Overall, this is a fun time of the year to reach out for a copy of Spices and Seasons, it is May just when the markets are beginning to start full swing. It is that time of the year, you want to try new grilling ideas, such as my Pineapple Chicken Wings. A colorful and sturdy hard cover, the book certainly makes a great gift as well.

About Rinku Bhattacharya

Rinku Bhattacharya (spicechronicles.com) was born in India, and now lives in a house with a vibrant backyard in Hudson Valley, New York with her husband, an avid gardener, and their two children. Rinku’s simple, sustainable approach to Indian cooking is showcased on her blog, Spice Chronicles, and in her Journal News column “Spices and Seasons.”
Rinku has been teaching recreational cooking classes for the past nine years and works extensively with local area farmer’s markets on seasonal demonstrations and discussions. Rinku is also the author of The Bengali Five Spice Chronicles (Hippocrene Books, 2012), winner of the Gourmand World Cookbook Awards 2013 for Best Indian Cuisine. She writes for the Poughkeepsie Journal, the Journal News, and several online sites, and is a frequent guest on CT Style TV.

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STARS ON RUBY MOUNTAIN by WENDY C JORGENSEN BOOK BLITZ

STARS ON RUBY MOUNTAIN by WENDY C JORGENSEN BOOK BLITZ

Wendy C. Jorgensen grew up in Ft. Lauderdale, Florida, and began writing in second grade, furiously recording her hopes and dreams in a denim-covered diary. Besides hanging out at the library, she loved soaking up the rays—while reading a book, of course. During her sophomore year of high school, Wendy’s family moved to Carson City, Nevada, and she thought her life had ended. The desert, sagebrush, and cowboys were a far cry from the ocean, palm trees, and surfers of Florida. Fortunately, within six months, the family relocated to Lake Tahoe, and her outlook improved dramatically.

Wendy started college at the University of Colorado in Boulder, followed by a year at the University of Nevada in Reno and two years at Brigham Young University, where she worked as a reporter and copy editor for The Daily Universe. A decision to take a short break from school turned into a twelve-year college hiatus in Lake Tahoe. After a two-year stint in the civil engineering program at California State University in Sacramento, Wendy returned to Colorado and graduated from CU with a degree in English Writing. It was a long, but valuable, educational journey.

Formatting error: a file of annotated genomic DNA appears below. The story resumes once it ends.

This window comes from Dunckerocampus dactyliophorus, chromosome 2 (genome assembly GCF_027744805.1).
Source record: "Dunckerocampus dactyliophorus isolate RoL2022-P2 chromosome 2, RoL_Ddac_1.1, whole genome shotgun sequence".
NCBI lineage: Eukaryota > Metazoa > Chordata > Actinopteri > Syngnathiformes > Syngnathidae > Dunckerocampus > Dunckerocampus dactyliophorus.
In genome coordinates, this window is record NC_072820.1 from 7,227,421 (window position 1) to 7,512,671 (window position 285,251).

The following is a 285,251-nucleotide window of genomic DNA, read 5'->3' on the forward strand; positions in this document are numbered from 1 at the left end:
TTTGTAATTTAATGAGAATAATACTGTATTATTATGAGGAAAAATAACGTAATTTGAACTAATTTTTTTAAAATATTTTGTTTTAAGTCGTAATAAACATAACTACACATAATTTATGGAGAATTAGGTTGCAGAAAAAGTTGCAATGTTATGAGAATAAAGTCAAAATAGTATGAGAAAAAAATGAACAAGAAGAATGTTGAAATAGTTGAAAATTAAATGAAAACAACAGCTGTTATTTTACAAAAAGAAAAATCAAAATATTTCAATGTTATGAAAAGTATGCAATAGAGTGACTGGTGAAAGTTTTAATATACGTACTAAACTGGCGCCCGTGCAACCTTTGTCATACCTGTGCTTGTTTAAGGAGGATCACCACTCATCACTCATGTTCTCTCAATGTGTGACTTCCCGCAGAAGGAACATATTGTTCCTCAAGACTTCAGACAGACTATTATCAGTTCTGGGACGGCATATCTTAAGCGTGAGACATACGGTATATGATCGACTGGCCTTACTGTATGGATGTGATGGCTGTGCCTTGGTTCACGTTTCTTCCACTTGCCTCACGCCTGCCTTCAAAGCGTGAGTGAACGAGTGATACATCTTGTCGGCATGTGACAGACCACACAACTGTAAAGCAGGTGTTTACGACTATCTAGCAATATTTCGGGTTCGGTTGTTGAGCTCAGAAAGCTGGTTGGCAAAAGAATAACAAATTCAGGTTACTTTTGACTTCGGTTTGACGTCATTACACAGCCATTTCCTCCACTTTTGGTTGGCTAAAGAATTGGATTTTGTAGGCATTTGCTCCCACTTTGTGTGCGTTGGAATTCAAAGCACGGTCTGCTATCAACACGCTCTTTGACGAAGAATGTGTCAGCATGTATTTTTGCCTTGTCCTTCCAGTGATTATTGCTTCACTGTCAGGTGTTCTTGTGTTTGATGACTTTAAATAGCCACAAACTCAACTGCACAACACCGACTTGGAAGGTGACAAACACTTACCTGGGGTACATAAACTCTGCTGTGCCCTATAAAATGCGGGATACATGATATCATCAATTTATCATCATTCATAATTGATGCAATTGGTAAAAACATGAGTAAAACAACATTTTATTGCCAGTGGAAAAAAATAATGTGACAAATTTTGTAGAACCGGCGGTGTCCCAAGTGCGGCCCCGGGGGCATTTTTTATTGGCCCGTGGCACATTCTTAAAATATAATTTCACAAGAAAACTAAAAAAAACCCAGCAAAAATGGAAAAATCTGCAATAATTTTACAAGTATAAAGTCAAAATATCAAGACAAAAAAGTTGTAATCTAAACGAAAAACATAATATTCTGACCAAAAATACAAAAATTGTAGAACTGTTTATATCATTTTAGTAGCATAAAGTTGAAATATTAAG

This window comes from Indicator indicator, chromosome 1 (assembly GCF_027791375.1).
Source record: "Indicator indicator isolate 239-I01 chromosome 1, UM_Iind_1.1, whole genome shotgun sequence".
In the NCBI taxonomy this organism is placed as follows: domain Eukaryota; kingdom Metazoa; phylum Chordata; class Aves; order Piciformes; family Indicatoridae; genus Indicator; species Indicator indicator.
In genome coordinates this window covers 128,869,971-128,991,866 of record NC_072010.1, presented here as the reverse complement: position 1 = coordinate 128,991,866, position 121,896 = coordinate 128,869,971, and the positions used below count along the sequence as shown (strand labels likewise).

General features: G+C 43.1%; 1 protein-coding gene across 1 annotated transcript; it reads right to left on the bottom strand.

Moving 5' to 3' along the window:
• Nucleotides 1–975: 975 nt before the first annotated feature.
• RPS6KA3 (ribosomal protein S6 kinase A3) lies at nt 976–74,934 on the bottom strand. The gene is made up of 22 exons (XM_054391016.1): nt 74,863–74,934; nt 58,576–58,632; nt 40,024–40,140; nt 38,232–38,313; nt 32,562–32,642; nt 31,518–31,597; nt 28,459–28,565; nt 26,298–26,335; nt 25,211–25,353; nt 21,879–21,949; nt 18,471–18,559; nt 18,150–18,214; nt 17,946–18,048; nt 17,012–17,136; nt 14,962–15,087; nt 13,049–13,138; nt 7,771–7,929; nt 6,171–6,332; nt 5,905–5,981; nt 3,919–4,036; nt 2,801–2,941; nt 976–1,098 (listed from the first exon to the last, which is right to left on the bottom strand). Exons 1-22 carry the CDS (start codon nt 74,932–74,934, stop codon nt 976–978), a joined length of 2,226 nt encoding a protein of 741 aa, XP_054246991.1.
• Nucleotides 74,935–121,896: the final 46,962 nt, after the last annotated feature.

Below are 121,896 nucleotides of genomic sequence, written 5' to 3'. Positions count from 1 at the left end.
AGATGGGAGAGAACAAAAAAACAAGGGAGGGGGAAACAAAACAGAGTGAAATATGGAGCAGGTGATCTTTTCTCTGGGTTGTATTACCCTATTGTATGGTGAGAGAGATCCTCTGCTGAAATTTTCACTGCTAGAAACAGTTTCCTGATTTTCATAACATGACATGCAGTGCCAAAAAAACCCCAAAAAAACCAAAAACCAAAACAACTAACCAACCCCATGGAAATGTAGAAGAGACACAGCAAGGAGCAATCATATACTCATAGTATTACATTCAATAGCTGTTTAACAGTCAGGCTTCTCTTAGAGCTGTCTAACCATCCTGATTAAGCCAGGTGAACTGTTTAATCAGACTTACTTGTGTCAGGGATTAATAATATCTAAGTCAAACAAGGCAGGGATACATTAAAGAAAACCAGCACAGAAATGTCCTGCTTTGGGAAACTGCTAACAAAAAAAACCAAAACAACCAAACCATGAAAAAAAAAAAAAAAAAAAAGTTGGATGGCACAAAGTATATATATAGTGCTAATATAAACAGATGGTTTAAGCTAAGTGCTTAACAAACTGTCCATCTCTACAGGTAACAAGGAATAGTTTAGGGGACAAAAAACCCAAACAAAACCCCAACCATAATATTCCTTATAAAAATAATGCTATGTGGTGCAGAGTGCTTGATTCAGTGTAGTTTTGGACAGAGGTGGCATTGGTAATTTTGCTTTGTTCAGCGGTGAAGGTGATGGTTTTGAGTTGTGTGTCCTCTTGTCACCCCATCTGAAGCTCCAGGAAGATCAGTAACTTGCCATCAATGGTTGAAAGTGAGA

After twenty years in Colorado, Wendy recently moved back to Northern Nevada, close enough to Lake Tahoe to enjoy the beautiful scenery but far enough away to escape the heavy winters. She lives with a wonderful husband and a golden retriever who’s often mistaken for a sloth. Her two brainy and creative sons make her want to be smarter. Wendy hopes someday to journey to the stars.

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A teenage girl recovers in a Sacramento hospital, the sole survivor of a terrible accident that killed her parents—parents she can’t remember. All she knows for sure is she’s in danger. For the girl, known only as Angie, staying put is not an option.

After saving a friend from a vicious attack reveals she’s no ordinary human, Angie races to find a safe place. A chance encounter with the intriguing Michael Winter leads her over the Sierras to Lake Tahoe, where she’s nearly abducted. As she escapes to Colorado, she struggles to unravel who she is and where she came from; instead the mystery of her identity deepens.

Her only hope is to find the truth before it’s too late.

~Wendy’s Amazon page~

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Top Ten List:

Five Fun Facts about Stars on Ruby Mountain

  1. The idea for this story originated in 2015 as Wendy and her husband drove by the turnoff to the Ruby Mountains near Elko, Nevada. They were driving a U-Haul as part of a move from Denver to Reno. Wendy had been pondering the storyline for the sequel to Scattering Stars, and the area seemed like a perfect place for aliens to hide out.